It has come too soon but I am enjoying the beautiful colors that fall has brought. Snow is falling this weekend so autumn may be cut short this year – we’ll see.
I’ve had fun playing with longer shutter speeds and moving through the focal length during some of those. Some of the images have an abstract, painterly quality which I love. I still like photographing the changing landscape in more straightforward ways too. Most scenes I end up shooting in a few different ways to see which works in that moment. Here are a few from the past couple of weeks in and around Bragg Creek.
On a side note, it has been a long time since my last post. I have kept shooting but haven’t made time to publish anything for a little over two months. A lot went on through the summer. The biggest change has been falling in love with a wonderful woman. Aside from my children and how they continually amaze me, that has been the highlight of a summer that has absolutely flown by.
Following the heavy snowfall early in the week, I found a few different times to get out to photograph this interesting transition from autumn to winter. The cold snap caught the trees off guard and the leaves have been falling steadily since.
Ahead of the winter storm which hit late Monday, I went to Kananaskis to enjoy autumn in the mountains. The clouds were leaden, already suggesting snow when I watched them wrap around Mount Kidd in the fading darkness.
I waited for dawn on the low ridge above Wedge Pond. The little lake looked beautiful but the brightening sky was much less so. The clouds did diffuse the light which supported taking a few landscapes of the larch that ring one side.
I wanted to get a hike in so I packed up and headed off to the trailhead for the Galatea Lakes. I grabbed my tripod, threw on my backpack and headed up.
The trail followed Galatea Creek as it wound up the valley towards the lakes. I photographed steadily as I wandered along. It came as no surprise that I hadn’t covered more than a couple of miles before I needed to return home. It was nice to get lost really seeing and enjoying the forest, the splashing water and the mountains for a couple of hours.
When the snow was falling last week, I enjoyed trying to create some interesting images from the collision of weather with the fall landscape. The photograph I shared earlier drew some very kind comments about the style of painting it was similar to. I agree with Linda who saw suggestion of Pointillism. Using a short exposure of 1/400th of a second froze the snowflakes in that photograph. Here, I used a longer exposure of 1/40th of a second. The slower shutter speed let the snow trace blurry paths through the scene. I liked the level of abstraction that created.
I’ve been hunting for images of the autumn that has been hurriedly ushered in. Here is one from the day of the first snowfall last week. I was east of my home in Redwood Meadows and found this wonderfully coloured stand of trees. The snow continued on for much of the day and I looked for more scenes like this.
Thanks to Game of Thrones, this phrase is often heard. Yesterday Mother Nature provided her own reminder that far too soon winter will be here. I still hope we have a couple of months before it does but the snow is still on the trees this morning and does not yet look interested in melting away. I can’t say that I’m a fan of snow in September.
We have enjoyed a long fall season this year. Sometimes winter steals in before it seems like summer had closed off. This autumn is now closing in on two months and has been quite a nice season. I went to a small lake, Pilot Pond, which lies in the Bow Valley facing Pilot Mountain in the Banff National Park a week ago and felt the scenery around the water was a nice reflection of the fall we have had in the mountains.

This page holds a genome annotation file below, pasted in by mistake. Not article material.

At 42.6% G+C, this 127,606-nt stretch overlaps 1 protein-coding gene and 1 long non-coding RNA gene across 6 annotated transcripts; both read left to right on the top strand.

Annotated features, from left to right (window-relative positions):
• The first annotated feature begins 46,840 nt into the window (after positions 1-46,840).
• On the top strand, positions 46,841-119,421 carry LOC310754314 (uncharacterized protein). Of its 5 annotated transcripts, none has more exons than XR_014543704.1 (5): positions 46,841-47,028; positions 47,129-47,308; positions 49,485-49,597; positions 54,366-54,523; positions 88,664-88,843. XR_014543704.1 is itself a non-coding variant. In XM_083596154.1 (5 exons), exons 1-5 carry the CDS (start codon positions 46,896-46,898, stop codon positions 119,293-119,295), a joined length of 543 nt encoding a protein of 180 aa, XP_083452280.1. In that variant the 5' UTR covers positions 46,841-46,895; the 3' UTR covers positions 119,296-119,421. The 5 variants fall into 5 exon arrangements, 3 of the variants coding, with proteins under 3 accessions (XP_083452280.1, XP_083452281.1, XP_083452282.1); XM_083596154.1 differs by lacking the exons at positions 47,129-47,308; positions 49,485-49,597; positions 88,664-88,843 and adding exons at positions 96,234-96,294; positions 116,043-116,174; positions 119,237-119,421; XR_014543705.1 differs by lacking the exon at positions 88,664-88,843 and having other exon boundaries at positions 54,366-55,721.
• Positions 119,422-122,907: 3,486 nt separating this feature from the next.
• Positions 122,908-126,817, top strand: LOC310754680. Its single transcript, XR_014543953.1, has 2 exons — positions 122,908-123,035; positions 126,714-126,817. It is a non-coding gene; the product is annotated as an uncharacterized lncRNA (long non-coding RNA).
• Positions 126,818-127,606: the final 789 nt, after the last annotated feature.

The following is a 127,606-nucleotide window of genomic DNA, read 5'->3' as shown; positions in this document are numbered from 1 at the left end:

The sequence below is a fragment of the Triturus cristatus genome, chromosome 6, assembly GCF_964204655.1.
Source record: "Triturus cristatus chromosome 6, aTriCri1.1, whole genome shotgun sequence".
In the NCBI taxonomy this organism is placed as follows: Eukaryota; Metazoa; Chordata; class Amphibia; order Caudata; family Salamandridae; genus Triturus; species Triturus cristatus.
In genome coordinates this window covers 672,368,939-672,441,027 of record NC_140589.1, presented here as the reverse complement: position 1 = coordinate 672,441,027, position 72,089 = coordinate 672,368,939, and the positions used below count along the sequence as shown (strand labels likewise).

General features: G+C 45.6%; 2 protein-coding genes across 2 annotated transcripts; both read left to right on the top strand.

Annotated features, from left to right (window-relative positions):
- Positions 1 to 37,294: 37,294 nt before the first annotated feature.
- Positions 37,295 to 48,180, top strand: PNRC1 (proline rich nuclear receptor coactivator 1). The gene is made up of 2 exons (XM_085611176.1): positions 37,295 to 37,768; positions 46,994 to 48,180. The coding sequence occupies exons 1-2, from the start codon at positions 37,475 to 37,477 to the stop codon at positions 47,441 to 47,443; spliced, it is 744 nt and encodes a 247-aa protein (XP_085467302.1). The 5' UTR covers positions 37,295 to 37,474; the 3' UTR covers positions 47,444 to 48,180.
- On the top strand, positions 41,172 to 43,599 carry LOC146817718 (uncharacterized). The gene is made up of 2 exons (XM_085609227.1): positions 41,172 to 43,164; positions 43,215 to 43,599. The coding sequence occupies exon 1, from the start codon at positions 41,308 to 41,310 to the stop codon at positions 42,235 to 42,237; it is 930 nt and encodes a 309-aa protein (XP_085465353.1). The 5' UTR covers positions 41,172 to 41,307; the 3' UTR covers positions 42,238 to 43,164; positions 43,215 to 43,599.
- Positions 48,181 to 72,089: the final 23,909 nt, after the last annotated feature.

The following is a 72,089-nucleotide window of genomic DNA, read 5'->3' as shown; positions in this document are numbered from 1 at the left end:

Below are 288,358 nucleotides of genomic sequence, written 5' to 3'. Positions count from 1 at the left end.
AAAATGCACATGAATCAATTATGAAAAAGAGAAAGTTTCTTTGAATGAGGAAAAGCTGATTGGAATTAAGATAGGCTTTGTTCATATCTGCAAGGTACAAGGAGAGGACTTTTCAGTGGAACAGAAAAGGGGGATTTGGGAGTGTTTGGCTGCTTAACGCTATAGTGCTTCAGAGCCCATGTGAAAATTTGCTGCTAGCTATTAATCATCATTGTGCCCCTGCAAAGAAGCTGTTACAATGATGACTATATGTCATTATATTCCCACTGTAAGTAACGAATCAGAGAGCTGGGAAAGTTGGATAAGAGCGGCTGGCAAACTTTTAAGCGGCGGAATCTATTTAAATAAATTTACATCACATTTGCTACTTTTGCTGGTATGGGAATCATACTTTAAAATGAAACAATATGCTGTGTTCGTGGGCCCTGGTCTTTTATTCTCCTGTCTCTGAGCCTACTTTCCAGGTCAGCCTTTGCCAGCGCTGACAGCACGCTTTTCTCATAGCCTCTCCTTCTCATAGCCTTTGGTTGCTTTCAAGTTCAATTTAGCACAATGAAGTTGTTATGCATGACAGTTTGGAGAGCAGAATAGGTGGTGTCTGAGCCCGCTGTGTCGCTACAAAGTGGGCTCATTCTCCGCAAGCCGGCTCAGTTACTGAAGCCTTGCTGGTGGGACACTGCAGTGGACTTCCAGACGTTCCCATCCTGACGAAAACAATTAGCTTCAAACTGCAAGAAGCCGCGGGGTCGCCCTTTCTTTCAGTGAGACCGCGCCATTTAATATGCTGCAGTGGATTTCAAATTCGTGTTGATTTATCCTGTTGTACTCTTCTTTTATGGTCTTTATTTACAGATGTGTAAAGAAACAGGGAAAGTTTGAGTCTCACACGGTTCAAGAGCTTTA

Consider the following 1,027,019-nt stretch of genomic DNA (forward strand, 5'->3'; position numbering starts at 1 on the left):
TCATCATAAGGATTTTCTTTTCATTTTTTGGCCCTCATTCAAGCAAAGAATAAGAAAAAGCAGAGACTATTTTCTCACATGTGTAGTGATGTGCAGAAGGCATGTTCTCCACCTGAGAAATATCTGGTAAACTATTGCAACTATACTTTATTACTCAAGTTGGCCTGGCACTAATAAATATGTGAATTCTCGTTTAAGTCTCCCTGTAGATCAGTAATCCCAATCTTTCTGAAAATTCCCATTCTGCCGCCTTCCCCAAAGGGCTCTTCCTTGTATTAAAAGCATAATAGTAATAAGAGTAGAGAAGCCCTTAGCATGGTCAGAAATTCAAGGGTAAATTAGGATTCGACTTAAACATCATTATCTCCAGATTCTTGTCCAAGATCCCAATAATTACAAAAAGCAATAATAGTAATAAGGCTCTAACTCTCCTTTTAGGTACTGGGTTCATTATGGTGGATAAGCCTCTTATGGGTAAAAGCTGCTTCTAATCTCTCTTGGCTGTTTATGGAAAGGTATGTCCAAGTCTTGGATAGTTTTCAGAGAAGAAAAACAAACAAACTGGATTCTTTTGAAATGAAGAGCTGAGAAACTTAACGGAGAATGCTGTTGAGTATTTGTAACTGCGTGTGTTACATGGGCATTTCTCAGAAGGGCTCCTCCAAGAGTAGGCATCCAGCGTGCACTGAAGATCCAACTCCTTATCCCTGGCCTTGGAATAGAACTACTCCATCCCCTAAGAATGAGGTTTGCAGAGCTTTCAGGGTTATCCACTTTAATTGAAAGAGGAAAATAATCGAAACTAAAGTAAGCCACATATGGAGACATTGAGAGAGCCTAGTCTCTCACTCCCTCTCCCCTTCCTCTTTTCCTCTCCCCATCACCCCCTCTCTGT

(Please click any image to open a higher resolution version)
I was alone except for one female Hooded Merganser (Lophodytes cucullatus) out on the water biding its time, and once flapping its wings, before continuing south.
The days start cold but warm quickly. Still the trees show what the morning is just hinting at. The colours are coming in wonderfully and I have been enjoying my time out on the land enjoying them.
I was up in Banff National Park on Sunday shooting the sunrise behind Mount Rundle. After the early colors of dawn had left, I walked across the marshes west of the Vermilion Lakes towards the Bow River. The ice has covered most of the river along the couple of miles that I walked with snow blanketing the areas that don’t receive all day sun. When I saw this solitary leaf standing out of the snow, I thought it was a final sign that autumn had given way to winter. I’m excited for more of the white landscapes and the animals that like to be out in the cold.
On the walk back I found a very colourful hedge of Cotoneaster along the roadside.
I got out on the Friday morning for an early shoot in Kananaskis and I was met by an inch of snow outside my front door. Rather excitedly, I carried on to the back country and the snow had raised up to two inches off the grass.
I went to the South end of Barrier Lake and walked along the beach looking for images that would convey an autumn snowfall. This was my favourite, taken just off the water across the lake.
It would have been great to get a bit of sunlight this morning but it was very beautiful and quiet. A really wonderful morning up in the mountains.
O’Shaughnessy Falls in Kananaskis along Highway 40 near Barrier Lake.
I’ve driven by this small set of rapids a number of times and this looked like a great morning to stop and look for some different looks to this waterfall.
A bit of a hike up along the stream into the forest, I liked this scene of a lone flower amid the dark trunks and patches of snow on the ground. It has been a strange year weather-wise and this first image in this post seemed to speak to that. Below is a couple of alternative compositions of that scene.